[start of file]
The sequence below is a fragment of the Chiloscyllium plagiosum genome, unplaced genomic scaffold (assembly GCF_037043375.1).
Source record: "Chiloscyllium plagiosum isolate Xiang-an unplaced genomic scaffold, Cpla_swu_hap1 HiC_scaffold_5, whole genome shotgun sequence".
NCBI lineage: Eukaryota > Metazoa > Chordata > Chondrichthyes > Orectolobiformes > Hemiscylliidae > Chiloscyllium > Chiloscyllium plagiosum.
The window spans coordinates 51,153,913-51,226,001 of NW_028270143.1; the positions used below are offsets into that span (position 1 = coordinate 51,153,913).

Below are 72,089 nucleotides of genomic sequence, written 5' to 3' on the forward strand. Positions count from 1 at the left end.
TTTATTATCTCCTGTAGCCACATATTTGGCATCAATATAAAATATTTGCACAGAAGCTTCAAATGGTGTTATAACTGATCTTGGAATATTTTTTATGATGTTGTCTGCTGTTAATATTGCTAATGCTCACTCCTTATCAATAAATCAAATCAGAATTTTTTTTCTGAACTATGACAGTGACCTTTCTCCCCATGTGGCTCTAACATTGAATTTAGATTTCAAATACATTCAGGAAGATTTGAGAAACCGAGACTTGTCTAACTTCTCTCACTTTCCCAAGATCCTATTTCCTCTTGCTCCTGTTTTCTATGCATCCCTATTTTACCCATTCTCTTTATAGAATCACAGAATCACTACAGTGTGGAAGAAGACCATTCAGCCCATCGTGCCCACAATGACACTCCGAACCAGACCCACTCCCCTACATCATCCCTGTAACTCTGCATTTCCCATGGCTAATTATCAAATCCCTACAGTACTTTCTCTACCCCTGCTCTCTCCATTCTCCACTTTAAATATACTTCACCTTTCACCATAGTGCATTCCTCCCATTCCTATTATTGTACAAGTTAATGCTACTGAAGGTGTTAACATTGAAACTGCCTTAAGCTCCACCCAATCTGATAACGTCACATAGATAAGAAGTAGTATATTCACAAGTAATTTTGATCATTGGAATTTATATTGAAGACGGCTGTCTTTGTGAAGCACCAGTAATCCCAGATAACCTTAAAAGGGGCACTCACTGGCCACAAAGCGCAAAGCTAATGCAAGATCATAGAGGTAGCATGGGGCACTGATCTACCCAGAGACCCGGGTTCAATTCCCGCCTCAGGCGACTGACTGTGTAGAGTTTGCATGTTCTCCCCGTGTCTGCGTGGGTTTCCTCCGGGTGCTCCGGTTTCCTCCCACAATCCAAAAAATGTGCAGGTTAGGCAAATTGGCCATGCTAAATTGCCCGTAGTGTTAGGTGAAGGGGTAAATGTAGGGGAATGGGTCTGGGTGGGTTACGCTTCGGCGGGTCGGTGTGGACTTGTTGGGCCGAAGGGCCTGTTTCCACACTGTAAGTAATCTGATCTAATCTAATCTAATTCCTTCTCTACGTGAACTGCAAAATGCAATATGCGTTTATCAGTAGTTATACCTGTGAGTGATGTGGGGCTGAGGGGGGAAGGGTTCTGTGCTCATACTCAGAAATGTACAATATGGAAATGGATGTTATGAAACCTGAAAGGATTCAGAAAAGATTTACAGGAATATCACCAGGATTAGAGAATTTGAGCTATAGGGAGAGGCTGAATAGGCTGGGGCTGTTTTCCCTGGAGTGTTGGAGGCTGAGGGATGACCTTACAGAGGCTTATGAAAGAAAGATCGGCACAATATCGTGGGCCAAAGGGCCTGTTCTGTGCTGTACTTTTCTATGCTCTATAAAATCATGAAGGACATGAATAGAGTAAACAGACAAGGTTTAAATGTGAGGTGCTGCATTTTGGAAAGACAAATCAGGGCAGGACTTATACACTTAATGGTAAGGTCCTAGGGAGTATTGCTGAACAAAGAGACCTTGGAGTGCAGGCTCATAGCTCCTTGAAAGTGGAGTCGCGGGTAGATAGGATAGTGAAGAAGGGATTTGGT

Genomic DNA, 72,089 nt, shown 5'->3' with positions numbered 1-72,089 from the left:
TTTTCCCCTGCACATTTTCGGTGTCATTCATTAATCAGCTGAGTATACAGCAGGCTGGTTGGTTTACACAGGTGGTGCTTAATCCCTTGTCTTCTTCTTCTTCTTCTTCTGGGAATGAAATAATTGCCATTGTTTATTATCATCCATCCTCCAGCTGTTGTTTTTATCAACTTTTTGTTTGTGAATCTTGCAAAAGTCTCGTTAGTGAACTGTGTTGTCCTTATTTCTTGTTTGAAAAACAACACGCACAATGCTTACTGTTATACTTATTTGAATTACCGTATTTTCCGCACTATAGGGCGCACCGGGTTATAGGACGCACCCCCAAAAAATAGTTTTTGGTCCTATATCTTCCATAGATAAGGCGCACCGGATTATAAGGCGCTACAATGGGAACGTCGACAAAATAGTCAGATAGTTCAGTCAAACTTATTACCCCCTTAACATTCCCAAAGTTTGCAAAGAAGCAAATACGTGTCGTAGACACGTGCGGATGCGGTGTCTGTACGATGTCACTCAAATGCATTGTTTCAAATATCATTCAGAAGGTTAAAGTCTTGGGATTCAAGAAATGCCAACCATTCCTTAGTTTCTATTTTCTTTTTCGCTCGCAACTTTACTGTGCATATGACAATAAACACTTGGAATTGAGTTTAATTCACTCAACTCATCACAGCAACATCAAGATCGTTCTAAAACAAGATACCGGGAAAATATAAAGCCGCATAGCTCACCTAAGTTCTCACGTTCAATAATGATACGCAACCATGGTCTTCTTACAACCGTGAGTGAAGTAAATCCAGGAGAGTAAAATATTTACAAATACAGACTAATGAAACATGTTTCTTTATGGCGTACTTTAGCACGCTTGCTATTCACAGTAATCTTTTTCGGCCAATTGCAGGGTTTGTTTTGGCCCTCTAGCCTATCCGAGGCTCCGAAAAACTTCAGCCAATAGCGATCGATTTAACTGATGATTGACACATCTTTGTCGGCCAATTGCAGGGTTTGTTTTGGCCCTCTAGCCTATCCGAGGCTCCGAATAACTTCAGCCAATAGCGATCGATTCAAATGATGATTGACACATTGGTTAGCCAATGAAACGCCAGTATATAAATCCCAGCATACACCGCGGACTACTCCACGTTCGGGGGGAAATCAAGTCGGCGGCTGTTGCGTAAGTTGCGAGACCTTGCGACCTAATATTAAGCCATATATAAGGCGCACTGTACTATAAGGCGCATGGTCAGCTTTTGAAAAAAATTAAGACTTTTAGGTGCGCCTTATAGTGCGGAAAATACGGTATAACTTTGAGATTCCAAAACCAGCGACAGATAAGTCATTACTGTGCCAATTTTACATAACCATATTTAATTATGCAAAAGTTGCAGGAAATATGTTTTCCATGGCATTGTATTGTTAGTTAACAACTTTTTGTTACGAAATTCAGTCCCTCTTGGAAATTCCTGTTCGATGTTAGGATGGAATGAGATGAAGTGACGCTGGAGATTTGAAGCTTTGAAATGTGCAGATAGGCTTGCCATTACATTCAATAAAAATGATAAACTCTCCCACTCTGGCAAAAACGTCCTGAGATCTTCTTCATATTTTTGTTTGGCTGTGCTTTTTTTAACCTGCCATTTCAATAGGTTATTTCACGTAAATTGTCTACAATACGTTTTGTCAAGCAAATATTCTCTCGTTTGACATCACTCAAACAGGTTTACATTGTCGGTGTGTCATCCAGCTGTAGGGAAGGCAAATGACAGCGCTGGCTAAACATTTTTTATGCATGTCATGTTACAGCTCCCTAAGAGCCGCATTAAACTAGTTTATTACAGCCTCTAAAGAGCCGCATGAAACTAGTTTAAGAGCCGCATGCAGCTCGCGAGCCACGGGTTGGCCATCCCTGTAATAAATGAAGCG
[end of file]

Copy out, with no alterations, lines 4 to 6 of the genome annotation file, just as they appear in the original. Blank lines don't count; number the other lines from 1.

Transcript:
The window spans coordinates 51,153,913-51,226,001 of NW_028270143.1; the positions used below are offsets into that span (position 1 = coordinate 51,153,913).

Below are 72,089 nucleotides of genomic sequence, written 5' to 3' on the forward strand. Positions count from 1 at the left end.
TTTATTATCTCCTGTAGCCACATATTTGGCATCAATATAAAATATTTGCACAGAAGCTTCAAATGGTGTTATAACTGATCTTGGAATATTTTTTATGATGTTGTCTGCTGTTAATATTGCTAATGCTCACTCCTTATCAATAAATCAAATCAGAATTTTTTTTCTGAACTATGACAGTGACCTTTCTCCCCATGTGGCTCTAACATTGAATTTAGATTTCAAATACATTCAGGAAGATTTGAGAAACCGAGACTTGTCTAACTTCTCTCACTTTCCCAAGATCCTATTTCCTCTTGCTCCTGTTTTCTATGCATCCCTATTTTACCCATTCTCTTTATAGAATCACAGAATCACTACAGTGTGGAAGAAGACCATTCAGCCCATCGTGCCCACAATGACACTCCGAACCAGACCCACTCCCCTACATCATCCCTGTAACTCTGCATTTCCCATGGCTAATTATCAAATCCCTACAGTACTTTCTCTACCCCTGCTCTCTCCATTCTCCACTTTAAATATACTTCACCTTTCACCATAGTGCATTCCTCCCATTCCTATTATTGTACAAGTTAATGCTACTGAAGGTGTTAACATTGAAACTGCCTTAAGCTCCACCCAATCTGATAACGTCACATAGATAAGAAGTAGTATATTCACAAGTAATTTTGATCATTGGAATTTATATTGAAGACGGCTGTCTTTGTGAAGCACCAGTAATCCCAGATAACCTTAAAAGGGGCACTCACTGGCCACAAAGCGCAAAGCTAATGCAAGATCATAGAGGTAGCATGGGGCACTGATCTACCCAGAGACCCGGGTTCAATTCCCGCCTCAGGCGACTGACTGTGTAGAGTTTGCATGTTCTCCCCGTGTCTGCGTGGGTTTCCTCCGGGTGCTCCGGTTTCCTCCCACAATCCAAAAAATGTGCAGGTTAGGCAAATTGGCCATGCTAAATTGCCCGTAGTGTTAGGTGAAGGGGTAAATGTAGGGGAATGGGTCTGGGTGGGTTACGCTTCGGCGGGTCGGTGTGGACTTGTTGGGCCGAAGGGCCTGTTTCCACACTGTAAGTAATCTGATCTAATCTAATCTAATTCCTTCTCTACGTGAACTGCAAAATGCAATATGCGTTTATCAGTAGTTATACCTGTGAGTGATGTGGGGCTGAGGGGGGAAGGGTTCTGTGCTCATACTCAGAAATGTACAATATGGAAATGGATGTTATGAAACCTGAAAGGATTCAGAAAAGATTTACAGGAATATCACCAGGATTAGAGAATTTGAGCTATAGGGAGAGGCTGAATAGGCTGGGGCTGTTTTCCCTGGAGTGTTGGAGGCTGAGGGATGACCTTACAGAGGCTTATGAAAGAAAGATCGGCACAATATCGTGGGCCAAAGGGCCTGTTCTGTGCTGTACTTTTCTATGCTCTATAAAATCATGAAGGACATGAATAGAGTAAACAGACAAGGTTTAAATGTGAGGTGCTGCATTTTGGAAAGACAAATCAGGGCAGGACTTATACACTTAATGGTAAGGTCCTAGGGAGTATTGCTGAACAAAGAGACCTTGGAGTGCAGGCTCATAGCTCCTTGAAAGTGGAGTCGCGGGTAGATAGGATAGTGAAGAAGGGATTTGGT